We use the word holistic a lot, but what does it really me­­­an? As I wrote in my amazing book Medicine Beyond, holism (and thence holistic) is a word that was originally coined by Jan Christiaan Smuts, the South African soldier, statesman, and philosopher (1870-1950). He defined it in his 1926 book, Holism and Evolution, as "the tendency in nature to form wholes that are greater than the sum of the parts through creative evolution." Einstein himself studied Smuts’ book soon upon its publication and wrote that two mental constructs will direct human thinking in the 21st millennium: his own descript ...[click to continue]
In the pursuit of easier methods to quit smoking cigarettes, electronic cigarettes (e-cigarettes) roared onto the scene ten years ago. These devices are hand-held and run on a battery. They heat the liquid (a combination of oils, flavors, water, and so forth) to a vapor so it can be inhaled. While countless studies have been done about the harms of cigarettes (after decades’ of unmonitored use), vaping was shockingly accepted without assessing possible long-term effects. The vaping industry billed their own products as “safer than tobacco” despite there being no studies conducted outside the industry in an unbiased environment. Instead, all the reports that claimed e-cigarettes were safe were put forth by the very manufac ...[click to continue]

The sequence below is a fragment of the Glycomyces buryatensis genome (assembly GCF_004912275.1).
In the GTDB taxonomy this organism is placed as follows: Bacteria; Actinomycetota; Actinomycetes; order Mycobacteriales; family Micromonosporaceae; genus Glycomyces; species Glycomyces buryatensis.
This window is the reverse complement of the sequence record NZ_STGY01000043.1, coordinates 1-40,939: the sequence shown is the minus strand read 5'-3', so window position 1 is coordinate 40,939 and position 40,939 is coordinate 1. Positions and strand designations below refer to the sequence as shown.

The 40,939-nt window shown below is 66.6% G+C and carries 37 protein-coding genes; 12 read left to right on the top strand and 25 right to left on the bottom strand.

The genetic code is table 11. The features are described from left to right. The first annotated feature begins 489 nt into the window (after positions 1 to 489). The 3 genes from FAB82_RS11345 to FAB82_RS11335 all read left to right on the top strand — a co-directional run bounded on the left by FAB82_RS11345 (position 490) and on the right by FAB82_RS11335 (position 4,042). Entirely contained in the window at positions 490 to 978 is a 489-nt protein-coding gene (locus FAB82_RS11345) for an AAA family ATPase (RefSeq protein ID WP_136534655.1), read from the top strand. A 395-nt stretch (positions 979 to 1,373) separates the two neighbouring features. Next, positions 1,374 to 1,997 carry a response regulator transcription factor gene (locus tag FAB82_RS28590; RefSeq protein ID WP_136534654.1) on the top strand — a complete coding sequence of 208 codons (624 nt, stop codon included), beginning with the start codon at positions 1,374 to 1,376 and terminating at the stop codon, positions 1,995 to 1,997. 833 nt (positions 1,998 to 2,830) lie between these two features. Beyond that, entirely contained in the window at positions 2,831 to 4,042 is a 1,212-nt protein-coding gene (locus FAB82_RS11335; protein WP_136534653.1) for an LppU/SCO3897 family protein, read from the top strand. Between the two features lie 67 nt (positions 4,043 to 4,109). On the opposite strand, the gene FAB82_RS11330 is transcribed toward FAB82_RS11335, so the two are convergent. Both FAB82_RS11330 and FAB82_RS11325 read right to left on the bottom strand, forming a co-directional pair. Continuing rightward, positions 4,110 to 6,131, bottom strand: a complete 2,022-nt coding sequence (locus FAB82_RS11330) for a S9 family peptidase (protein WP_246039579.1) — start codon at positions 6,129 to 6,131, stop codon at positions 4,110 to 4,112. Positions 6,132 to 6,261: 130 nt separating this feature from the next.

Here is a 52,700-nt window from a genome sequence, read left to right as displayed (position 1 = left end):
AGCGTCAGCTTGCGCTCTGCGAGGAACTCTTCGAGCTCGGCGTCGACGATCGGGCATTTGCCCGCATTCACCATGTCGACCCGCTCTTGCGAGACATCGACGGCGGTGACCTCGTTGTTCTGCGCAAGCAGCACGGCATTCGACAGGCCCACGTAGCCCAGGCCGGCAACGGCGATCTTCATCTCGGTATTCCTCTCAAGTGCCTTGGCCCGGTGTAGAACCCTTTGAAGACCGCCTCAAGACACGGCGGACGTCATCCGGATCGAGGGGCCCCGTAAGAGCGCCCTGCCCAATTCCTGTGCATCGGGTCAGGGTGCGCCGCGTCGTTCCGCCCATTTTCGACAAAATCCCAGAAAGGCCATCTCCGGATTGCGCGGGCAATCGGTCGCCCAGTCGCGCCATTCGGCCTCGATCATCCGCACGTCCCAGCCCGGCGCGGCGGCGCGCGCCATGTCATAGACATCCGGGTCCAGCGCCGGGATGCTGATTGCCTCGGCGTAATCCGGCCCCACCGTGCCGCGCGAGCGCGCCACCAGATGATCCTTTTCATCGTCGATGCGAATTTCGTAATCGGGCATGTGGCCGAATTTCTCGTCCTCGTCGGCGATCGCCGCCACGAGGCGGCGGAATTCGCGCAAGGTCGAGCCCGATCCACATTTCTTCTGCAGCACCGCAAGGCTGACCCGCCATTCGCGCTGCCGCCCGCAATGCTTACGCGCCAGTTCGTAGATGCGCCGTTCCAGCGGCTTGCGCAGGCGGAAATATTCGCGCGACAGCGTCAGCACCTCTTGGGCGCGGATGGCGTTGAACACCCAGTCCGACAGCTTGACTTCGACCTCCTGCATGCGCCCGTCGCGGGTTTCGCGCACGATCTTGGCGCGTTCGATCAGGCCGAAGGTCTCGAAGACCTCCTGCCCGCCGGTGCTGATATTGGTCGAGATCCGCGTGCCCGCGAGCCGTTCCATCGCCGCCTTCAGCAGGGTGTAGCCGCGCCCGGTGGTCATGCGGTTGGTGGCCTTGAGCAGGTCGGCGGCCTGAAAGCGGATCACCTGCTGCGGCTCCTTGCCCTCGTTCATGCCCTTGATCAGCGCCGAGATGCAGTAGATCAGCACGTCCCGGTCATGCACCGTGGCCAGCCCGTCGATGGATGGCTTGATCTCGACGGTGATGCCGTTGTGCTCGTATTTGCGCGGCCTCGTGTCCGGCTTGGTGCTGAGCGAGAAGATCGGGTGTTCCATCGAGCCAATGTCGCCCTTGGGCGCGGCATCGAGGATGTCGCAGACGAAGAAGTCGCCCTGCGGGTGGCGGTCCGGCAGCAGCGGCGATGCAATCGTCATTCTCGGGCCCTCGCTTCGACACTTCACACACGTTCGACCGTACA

human-Consciousness-Quote I’m reading from a copy of the New Scientist (journal) promotional email:

Quantum physics has always been a source of mystery and delight. It defies common sense yet we have learned to manipulate these strange phenomena.

Hey, is this even the right question? I think we should be saying that “common sense” defies physics. “Common sense” says that the mind is in the brain; aspirin kills pain; cancer is a consequence of genes; old age is a “disease” of wearing out par ...[click to continue]
profs-african-travels-namibia-21334484-1462808081-ImageGalleryLightbox I’m in a fascinating new world, south of the equator: Namibia, in Africa. It’s Africa as you probably picture it from the movies. But Namibia is modern, advanced and thriving in its way. Most of the problems now are between the blacks themselves, not whites vs. blacks. Namibia achieved independence from South Africa in 1990. Here are some of the most stunning and iconic landscapes in all of Africa, from the windswept desert along the south Atlant ...[click to continue]